Despite adopting a policy of state atheism, the secularization project of the Soviet Union could do nothing to sever the cultural connection to Christmas.
Below are some “holiday” cards from the Soviet era, but one can easily detect efforts at sneaking familiar Christmas traditions into what had become a Soviet New Year celebration. You can see the character of Ded Moroz, formerly an evil sorcerer from Slavic mythology—he was said to freeze and kidnap children without conciliations from their parents. His striking resemblance to Santa is the result of a massive rebrand by the Orthodox Church to mimic the Dutch Saint Nicholas.
Of course, after the Russian Revolution, Ded Moroz was declared “an ally of the priest,” and was subsequently (somewhat awkwardly) retrofitted over the Soviet New Year holiday. In 1935, high-ranking Soviet politician (and primary facilitator of the famine-genocide in the Ukraine), Pavel Petrovich Postyshev spoke out in defense of Christmas, arguing that its pre-Christian origins and value to children should exempt it from condemnation as bourgeois or religious. This paved the way for a more lenient view on the holiday.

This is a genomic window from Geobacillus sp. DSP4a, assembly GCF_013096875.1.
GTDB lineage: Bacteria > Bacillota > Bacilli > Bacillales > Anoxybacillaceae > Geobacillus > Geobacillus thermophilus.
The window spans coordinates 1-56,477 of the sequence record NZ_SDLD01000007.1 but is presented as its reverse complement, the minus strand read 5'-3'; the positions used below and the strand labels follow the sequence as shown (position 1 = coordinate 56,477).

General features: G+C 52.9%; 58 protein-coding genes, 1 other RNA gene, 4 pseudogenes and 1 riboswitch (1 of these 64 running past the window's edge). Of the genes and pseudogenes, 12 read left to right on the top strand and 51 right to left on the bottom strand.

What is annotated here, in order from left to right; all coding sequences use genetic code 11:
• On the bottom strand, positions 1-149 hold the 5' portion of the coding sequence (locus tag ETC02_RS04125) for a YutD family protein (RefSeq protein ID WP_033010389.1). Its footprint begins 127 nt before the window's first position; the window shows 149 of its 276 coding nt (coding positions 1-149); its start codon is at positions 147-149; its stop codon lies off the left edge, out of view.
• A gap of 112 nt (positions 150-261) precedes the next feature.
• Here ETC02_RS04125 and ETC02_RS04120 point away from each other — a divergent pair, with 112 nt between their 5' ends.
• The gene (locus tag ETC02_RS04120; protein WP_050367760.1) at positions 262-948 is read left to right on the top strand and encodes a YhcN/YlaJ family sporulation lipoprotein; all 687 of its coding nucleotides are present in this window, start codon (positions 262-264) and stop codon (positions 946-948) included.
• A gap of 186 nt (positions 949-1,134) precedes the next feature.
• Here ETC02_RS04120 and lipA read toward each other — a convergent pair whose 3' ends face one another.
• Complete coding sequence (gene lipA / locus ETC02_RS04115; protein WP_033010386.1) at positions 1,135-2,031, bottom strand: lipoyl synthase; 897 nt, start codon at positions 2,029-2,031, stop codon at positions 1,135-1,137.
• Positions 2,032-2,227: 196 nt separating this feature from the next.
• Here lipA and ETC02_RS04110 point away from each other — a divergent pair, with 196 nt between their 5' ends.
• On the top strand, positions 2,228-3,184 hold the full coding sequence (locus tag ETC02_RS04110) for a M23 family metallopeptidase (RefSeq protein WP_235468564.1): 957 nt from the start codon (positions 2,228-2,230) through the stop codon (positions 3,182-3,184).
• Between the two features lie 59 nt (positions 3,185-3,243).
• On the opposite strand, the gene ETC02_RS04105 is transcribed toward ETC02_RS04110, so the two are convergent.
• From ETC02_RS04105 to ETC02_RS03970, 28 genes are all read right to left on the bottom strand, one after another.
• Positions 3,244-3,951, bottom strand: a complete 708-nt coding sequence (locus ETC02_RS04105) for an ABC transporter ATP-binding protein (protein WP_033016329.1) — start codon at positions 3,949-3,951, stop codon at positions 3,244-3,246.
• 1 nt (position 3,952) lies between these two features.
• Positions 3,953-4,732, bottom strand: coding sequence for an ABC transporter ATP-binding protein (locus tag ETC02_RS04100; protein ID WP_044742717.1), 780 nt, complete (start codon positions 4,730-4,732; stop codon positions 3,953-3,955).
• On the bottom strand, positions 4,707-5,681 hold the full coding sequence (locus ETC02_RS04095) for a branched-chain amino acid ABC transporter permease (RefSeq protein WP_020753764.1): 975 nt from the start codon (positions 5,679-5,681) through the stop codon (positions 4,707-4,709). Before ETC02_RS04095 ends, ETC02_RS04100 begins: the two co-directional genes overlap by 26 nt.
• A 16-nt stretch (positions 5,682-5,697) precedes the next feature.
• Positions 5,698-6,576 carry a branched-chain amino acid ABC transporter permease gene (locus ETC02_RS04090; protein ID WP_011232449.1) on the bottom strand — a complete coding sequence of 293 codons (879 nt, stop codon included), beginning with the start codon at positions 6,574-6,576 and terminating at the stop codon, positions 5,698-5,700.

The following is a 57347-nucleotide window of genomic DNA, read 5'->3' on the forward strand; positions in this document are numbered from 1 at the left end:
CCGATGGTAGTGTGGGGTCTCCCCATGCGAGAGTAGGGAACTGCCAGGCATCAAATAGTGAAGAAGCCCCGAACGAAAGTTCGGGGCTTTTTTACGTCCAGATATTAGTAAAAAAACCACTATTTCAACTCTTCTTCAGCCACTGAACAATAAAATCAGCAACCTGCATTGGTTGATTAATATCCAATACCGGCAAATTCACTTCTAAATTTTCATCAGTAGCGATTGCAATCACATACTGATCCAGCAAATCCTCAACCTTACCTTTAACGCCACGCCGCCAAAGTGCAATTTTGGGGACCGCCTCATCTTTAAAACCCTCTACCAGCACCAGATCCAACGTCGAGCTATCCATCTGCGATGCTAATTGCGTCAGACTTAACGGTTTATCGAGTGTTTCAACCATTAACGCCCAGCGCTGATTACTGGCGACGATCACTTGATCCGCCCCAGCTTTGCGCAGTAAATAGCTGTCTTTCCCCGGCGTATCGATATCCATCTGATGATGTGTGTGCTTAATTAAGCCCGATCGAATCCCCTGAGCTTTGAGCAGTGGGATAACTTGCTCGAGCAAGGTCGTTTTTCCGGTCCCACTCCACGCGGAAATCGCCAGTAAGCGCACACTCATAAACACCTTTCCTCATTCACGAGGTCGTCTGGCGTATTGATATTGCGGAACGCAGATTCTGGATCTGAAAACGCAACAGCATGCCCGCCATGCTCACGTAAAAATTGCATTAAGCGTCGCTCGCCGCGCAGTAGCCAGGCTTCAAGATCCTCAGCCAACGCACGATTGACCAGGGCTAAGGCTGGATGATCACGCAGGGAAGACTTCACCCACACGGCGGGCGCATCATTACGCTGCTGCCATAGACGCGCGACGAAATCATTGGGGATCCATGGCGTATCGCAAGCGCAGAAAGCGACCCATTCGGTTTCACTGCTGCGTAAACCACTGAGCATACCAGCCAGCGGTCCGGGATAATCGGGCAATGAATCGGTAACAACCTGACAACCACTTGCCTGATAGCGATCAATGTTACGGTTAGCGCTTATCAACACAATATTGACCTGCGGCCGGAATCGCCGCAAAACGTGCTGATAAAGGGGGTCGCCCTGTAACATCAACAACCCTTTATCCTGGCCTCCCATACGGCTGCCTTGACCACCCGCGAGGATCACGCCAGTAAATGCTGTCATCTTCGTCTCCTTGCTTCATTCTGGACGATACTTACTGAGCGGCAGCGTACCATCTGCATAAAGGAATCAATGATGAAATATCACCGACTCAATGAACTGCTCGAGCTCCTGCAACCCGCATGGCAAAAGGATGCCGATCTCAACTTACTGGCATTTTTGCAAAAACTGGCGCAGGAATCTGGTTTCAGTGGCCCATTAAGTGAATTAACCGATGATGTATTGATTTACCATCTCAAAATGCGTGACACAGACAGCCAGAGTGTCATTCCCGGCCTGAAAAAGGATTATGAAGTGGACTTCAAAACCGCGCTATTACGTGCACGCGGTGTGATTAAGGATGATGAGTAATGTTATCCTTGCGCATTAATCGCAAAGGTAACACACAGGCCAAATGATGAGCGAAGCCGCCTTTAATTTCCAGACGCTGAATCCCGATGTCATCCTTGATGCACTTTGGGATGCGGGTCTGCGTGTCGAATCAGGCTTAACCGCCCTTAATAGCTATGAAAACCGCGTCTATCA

In 1937, Stalin even commissioned a Ded Moroz for public appearances, commanding, however, that they wear blue, so as not to be conflated with the Western Saint Nicholas. There were even Soviet Nativity Scenes with Ded Moroz as Joseph, a Snow Maiden (Ded Moroz’ helper) as Mary, and the baby New Year as Jesus.
As you can see below, Soviets fashioned some truly surreal feats of cultural synthesis with Ded Moroz, Communist iconography, and the USSR’s omnipresent symbol of ambitious futurism: space travel.
Rockets for speed, horses for nostalgia
Actually, screw the vestigial horses—they’re just bourgeois sentimentality
Note the icons of industrial economy in the tree—factory, bridge, dam, rocket, minecart, etc
More after the jump…